CUNY Halts Investigation of Alzheimer’s Researcher

The City University of New York is pausing its investigation into a school member, an Alzheimer’s researcher accused of misconduct, the college said in a statement on Friday.

Studies by the neuroscientist, Hoau-Yan Wang, underpin an Alzheimer’s drug in superior scientific trials. The drug, simufilam, is made by Cassava Sciences, a pharmaceutical firm based mostly in Texas. Dr. Wang frequently collaborated with Lindsay H. Burns, the corporate’s chief scientist.

“Because questions regarding the confidentiality and integrity of this investigation have been raised, CUNY will stay the underlying inquiry into the allegations regarding Dr. Wang’s research until such time as the University completes a comprehensive investigation of the process,” the college stated.

Dr. Wang didn’t reply to a request for remark.

“Since September 2021, Cassava Sciences has been waiting for a reliable and credible investigation from CUNY,” Remi Barbier, Cassava’s founder and chief govt, stated in an e-mail. “We’re still waiting.”

From the start, some scientists had been skeptical of simufilam’s purported mode of motion and later of Cassava’s studies of enhancements amongst its scientific trial members. Following accusations in 2021 that Dr. Wang and Cassava might have manipulated information, the Securities and Exchange Commission and the National Institutes of Health started investigating the analysis.

A committee convened by CUNY additionally started an investigation into Dr. Wang’s work and his lab’s funds over twenty years.

On Oct. 12, the journal Science made public a draft of the committee’s report, which concluded that Dr. Wang was “reckless” in his failure to maintain or present unique information, an offense that “amounts to significant research misconduct.” (The investigators additionally concluded that Dr. Burns was liable for errors in some of the papers.)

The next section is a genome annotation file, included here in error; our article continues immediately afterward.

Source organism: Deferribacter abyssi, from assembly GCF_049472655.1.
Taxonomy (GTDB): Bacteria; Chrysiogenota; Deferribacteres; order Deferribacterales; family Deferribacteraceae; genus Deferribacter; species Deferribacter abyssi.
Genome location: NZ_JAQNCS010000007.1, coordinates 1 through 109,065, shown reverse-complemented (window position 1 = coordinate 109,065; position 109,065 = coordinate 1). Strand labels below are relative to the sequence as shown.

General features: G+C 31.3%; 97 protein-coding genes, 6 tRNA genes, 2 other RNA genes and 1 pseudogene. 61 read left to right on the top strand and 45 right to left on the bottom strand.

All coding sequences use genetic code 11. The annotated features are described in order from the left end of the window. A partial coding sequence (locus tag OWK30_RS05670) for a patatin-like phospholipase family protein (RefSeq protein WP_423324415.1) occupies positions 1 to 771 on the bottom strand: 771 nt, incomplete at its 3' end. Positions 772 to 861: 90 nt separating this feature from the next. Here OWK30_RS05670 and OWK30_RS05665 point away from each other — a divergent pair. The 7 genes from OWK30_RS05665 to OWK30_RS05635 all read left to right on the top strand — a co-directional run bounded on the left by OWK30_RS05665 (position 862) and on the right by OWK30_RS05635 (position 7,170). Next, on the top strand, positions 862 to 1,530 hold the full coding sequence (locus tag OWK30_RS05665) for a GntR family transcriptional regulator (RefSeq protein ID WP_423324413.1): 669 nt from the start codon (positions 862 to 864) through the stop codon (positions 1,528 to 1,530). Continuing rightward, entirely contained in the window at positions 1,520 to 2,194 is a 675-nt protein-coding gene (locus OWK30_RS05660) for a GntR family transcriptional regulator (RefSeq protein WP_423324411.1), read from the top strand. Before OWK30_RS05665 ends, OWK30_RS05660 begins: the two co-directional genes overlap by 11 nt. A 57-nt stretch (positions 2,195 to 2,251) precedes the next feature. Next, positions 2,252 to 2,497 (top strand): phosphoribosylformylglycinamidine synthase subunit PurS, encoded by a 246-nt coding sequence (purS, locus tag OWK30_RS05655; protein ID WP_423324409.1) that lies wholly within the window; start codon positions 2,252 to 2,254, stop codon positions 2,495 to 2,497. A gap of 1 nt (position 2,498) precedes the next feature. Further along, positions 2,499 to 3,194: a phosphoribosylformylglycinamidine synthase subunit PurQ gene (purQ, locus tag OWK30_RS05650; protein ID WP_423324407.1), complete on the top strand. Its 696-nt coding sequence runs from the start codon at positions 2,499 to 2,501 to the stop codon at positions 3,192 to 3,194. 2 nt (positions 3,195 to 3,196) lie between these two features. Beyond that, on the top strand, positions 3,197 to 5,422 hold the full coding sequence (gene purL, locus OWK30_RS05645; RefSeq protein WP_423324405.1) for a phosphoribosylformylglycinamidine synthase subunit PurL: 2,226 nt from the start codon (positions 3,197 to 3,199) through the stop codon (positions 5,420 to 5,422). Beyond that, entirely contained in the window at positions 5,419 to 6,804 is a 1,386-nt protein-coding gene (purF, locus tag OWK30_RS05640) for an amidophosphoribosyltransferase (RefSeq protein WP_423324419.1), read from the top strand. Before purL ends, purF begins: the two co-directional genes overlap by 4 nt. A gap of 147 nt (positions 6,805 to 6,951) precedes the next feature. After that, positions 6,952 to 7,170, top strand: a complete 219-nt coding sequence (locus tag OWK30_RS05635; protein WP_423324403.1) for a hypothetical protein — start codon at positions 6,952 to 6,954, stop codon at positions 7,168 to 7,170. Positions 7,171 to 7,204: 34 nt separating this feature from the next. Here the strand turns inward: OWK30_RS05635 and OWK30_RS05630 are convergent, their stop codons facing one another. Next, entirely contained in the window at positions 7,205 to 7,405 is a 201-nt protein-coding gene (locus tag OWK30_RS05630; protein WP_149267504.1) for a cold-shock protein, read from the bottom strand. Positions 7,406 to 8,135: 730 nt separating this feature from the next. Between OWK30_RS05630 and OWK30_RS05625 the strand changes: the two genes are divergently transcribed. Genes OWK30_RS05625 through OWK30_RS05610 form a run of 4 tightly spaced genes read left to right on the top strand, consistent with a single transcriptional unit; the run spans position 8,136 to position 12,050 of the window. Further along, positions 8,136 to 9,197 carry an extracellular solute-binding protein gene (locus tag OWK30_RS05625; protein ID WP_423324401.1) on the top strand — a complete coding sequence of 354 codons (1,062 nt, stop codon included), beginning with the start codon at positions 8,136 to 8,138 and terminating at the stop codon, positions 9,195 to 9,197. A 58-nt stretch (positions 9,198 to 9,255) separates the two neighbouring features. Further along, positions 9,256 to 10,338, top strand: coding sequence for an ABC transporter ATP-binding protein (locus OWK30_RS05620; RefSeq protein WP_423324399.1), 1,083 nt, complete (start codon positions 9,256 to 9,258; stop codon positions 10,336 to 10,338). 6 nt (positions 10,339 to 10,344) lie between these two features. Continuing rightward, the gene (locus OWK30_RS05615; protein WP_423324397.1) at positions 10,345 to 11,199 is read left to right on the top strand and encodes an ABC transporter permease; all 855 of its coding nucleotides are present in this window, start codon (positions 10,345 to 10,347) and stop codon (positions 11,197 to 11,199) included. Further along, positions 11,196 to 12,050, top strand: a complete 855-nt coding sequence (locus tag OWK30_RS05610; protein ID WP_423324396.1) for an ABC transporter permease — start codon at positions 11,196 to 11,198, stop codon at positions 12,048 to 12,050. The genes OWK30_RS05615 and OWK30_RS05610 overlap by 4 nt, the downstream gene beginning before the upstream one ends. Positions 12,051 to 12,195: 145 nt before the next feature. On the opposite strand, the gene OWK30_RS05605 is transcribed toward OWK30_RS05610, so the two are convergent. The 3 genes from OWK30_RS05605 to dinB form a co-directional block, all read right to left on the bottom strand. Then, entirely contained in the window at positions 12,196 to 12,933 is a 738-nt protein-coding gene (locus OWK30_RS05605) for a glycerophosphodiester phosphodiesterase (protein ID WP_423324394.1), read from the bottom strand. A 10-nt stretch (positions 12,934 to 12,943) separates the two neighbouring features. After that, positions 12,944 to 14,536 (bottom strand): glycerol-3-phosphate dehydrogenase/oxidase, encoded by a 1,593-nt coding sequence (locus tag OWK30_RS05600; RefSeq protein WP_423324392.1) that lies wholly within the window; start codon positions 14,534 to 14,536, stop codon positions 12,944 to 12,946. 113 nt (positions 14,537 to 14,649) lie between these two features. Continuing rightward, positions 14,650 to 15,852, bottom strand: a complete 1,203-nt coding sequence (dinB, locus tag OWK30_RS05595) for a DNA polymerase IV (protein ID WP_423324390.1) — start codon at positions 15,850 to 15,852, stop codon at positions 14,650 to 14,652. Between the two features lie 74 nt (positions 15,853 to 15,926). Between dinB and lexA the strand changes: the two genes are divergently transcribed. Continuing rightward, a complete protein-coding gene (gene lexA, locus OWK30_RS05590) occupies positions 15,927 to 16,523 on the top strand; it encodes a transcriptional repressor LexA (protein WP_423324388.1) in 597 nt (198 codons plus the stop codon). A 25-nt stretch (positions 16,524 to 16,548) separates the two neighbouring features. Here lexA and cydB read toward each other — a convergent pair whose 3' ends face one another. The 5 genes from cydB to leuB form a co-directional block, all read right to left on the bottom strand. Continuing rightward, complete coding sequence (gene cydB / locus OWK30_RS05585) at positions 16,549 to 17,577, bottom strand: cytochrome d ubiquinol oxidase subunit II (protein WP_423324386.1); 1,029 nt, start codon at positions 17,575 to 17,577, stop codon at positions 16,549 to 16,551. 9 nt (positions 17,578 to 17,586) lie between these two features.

CUNY declined to touch upon the doc on the time however stated it could formally launch the report this month. Since then, critics have questioned the objectivity of the investigators and the veracity of their descriptions of Dr. Wang’s responses to the inquiry.

On Friday, the college declined to touch upon these allegations past its official assertion.

“Consistent with its policy, CUNY will not comment on the accuracy of the investigation referenced in the articles because no final action as to this investigation has been taken,” the assertion stated.

“CUNY is committed to ensuring that its investigative processes are held to the highest procedural and ethical standards and that the fairness of the proceedings is preserved for all parties,” the college added. “To that end, any finding regarding allegations of research misconduct must be reliable and credible.”

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